Talking of Uber, rival Taxify has had to stop offering rides in London just three days after its launch.
The Estonian start-up has been ordered by Transport for London to stop accepting bookings because "it's not a licensed private hire operator".
In response, Taxify says it has "temporarily stopped operations to clarify its legal position with the regulator and reach a resolution so that services can return to normal".
Uber has announced plans to tackle air pollution in the UK with a £150m fund and diesel scrappage scheme aimed at encouraging its drivers to switch to hybrid or electric cars.
The ride-hailing app wants all vehicles in London on its uberX service to be 100% hybrid or fully electric by the end of 2019, with no diesel vehicles on the app. For the rest of the UK, Uber wants the same standard to be achieved by 2025.
Licensed drivers will be able to access up to £5,000 towards the cost of upgrading their car to a hybrid or fully electric vehicle.
“Air pollution is a growing problem and we’re determined to play our part in tackling it," said Fred Jones, Uber’s Head of UK Cities.
Brazilian cosmetics firm Natura Cosmeticos has now officially completed its takeover of The Body Shop.
Natura now owns three brands - Natura, Aesop and The Body Shop. This gives the beauty giant a presence in 69 countries with 3,200 shops and 1.8 million sales consultants.
Guilherme Leal, co-president of Natura, says the combined group is "a new force for good taking shape."
The question for investors is whether it can compete in a global market with the likes of P&G, L'Oreal, Unilever and Avon?
US tech firms like Google, Apple, Tesla and Uber may be ahead on self-driving car research, but the UK could still lead the way on realising the technology, Cambridge-based driverless technology startup Five AI has claimed.
"The UK has some of the top schools in the world in computer vision and behaviour prediction," Five AI boss Stan Boland told the Today programme.
"Annoyingly some of top professors [in the world] are working for Uber and Google, but some of the best ones are now working for us.
"It comes down to the talent you can assemble to solve the problem - it will happen in two to four years."
The French businessman Pierre Bergé, who helped his partner Yves Saint Laurent build his fashion house into a worldwide brand, has died at the age of 86 at his home in the south of France.
Mr Bergé and Mr Laurent co-founded the fashion house in 1961. They remained lifelong business partners despite splitting up as a couple in the 1980s. Mr Laurent died in 2008.
Mr Bergé stopped running the fashion house in 2002 after four decades.
His friends included the most illustrious French writers of the twentieth century.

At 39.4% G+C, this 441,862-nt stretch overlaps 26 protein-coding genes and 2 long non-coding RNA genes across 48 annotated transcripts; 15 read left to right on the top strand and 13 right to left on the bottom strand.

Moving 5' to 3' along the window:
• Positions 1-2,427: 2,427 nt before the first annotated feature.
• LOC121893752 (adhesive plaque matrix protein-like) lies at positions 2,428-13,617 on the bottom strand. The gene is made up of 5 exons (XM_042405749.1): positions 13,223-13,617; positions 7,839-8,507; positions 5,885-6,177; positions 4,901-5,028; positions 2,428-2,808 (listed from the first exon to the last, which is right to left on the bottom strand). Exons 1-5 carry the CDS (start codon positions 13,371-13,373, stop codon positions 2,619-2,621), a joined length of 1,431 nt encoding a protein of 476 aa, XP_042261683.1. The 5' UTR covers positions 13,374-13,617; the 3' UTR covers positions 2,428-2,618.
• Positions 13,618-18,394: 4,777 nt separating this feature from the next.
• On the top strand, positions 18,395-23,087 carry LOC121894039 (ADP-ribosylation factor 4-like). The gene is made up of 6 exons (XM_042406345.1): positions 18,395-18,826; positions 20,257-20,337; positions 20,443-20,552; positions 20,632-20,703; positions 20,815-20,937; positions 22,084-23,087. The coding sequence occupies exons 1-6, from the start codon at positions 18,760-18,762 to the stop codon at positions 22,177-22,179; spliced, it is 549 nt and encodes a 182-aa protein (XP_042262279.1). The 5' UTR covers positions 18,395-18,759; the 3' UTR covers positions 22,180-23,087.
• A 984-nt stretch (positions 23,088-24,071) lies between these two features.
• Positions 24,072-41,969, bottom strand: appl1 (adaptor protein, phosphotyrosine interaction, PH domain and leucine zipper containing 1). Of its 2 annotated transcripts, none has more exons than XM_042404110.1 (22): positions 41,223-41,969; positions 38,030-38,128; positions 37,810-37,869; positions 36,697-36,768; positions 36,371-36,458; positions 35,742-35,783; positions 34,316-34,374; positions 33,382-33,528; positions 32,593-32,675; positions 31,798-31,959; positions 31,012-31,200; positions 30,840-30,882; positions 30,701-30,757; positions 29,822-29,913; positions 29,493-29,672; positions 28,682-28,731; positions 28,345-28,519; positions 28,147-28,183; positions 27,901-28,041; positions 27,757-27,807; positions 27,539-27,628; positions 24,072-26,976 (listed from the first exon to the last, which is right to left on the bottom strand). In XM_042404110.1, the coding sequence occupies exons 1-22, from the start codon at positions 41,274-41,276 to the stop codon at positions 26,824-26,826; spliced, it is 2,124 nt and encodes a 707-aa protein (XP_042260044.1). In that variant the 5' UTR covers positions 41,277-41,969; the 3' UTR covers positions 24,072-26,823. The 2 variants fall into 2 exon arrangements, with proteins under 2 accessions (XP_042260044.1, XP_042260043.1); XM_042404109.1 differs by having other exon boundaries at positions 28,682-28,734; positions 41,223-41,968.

He is survived by his husband Madison Cox, a landscape architect who he married in March 2017.
Figures show the number of new cars bought using finance fell by 7% in July compared with the same month a year ago, according to the Finance and Leasing Association, which represents about 86% of borrowing against vehicles in the UK.
The figures could alleviate concerns over a credit bubble in motor finance.
Dealership car finance, through loans offered to car buyers at the point of sale, has been growing rapidly in recent years, with the Bank of England warning about the issue in July.
Despite the better-than-expected manufacturing output figures, Pantheon Macroeconomics economist Samuel Tombs says the slowing in the broader measure of industrial output is disappointing.
"July’s industrial production data are a further blow to hopes that the sector will accelerate and fully offset the worsening slowdowns in the services and construction sectors," he says.
The pound has held onto its gains following the slew of data.
It's currently up 0.27% against the dollar at $1.31380. Against the euro, it's 0.06% higher at 1.09030 euros.
"The stronger official data add some relief to worries that the official data were showing the sector facing another downturn despite the weakened pound," says IHS Markit economist Chris Williamson.
The British Chambers of Commerce assessment of the economy may be gloomy, but manufacturing output expanded at the strongest pace this year in July, according to official statistics.
The Office for National Statistics said manufacturing output rose 0.5% in July, boosted by car production improving after a dip in June.
Growth in the broader measure of industrial output slowed to 0.2% from 0.5%.
But there is little sign of improvement in the trade deficit despite sterling's sharp fall since last year's Brexit vote.
The ONS said Britain's trade deficit in goods edged up to £11.576bn - the biggest since March - from a sharply downwardly revised £11.527bn for June.
While goods exports to the EU increased, this was offset by falling goods exports to the rest of the world.
BBC Business Live
Looking for a job?
We've got good news - Brexit is causing a rise in demand for staff in the UK. Job pay rates across multiple industries are also increasing, according to recruitment trade body the Recruitment and Employment Confederation (REC).
"There's a big demand at the moment for managerial leadership roles to help companies navigate these uncertain waters, but also [roles] like risk managers, legal staff, HR staff, there's huge demand there."
"There's also big demand in the blue collar sectors like hospitality, logistics, construction, so it does cut across most sectors of our economy," Tom Hadley, director of the REC, told BBC Business Live.